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The Borovkoff Blog

Neo-Pagan Modern Thoughts On Society

Tag Archives: Job Search

A Modern Work CubicleIn years gone by, a secretary was a secretary, a technician was a technician, administrative support was administrative support. Everyone had a job. One job. If they did it well, they moved up and took on more jobs. People went to school to enter particular professions and make a fine living. Your skills were directly linked to the type of work that you were seeking, and your skills were usually narrow and fine tuned to a specific need. Has this system changed?

Yes, the system of one basic duty per employee has gone bye bye. The failing economy has contributed to employers seeking the employee who can do everything. Its not a bad thing. It actually is the saving grace behind our economic failing. The depressed economy has forced us all to fine tune mutli-skilling. Yes, that’s the new term “multi-skilling” or “multi-skillers”.

Let’s take me for instance. My current job consists of handling multiple budgets (accounting), long term budget projections, materials translations projects (project management), materials printing projects (pre-press),  writing/editing, purchasing, request for proposal processes, page layout, graphic design, web page maintenance, communications, telephone, vendor negotiations, Microsoft Office expert, troubleshooting hardware and software, business analysis, problem solving, accessibility factors, document formatting. technology advancements, HTML coding, CSS coding, presentation, training, diversity planning, grant reporting, database management, meeting planning, and more… And I have to stay on top of all of these and keep growing daily with each one.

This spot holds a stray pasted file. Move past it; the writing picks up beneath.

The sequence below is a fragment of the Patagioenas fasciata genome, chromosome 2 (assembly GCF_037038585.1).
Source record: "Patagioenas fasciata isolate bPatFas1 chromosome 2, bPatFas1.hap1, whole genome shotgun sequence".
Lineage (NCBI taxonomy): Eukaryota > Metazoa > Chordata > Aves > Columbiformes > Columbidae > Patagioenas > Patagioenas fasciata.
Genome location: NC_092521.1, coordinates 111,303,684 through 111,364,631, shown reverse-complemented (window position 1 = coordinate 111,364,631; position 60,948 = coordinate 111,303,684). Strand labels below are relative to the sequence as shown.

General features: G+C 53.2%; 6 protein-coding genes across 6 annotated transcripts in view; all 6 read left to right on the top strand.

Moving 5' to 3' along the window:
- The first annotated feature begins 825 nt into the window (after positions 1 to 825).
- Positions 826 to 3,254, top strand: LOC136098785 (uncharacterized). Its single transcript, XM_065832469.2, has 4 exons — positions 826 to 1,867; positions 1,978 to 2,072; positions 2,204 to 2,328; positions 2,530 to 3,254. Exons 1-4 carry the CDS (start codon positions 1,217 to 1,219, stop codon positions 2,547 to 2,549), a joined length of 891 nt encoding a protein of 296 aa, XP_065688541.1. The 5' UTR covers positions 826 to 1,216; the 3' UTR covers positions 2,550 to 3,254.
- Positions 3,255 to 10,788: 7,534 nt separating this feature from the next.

Yes, I am a product of the failing American economy. And it has deeply enriched my skill sets. Now when I look at job postings on craigslist.or (or anywhere for that matter) I realize, just like the song from “A Chorus Line” says, “I can do that!”

So next time you hear a fellow employee say, “They want me to do everything. That’s not part of my job description!” in a whiny, complaining, bitter voice, just remind yourself of the opportunity to learn and grow there and how sad that your fellow employee doesn’t get it.


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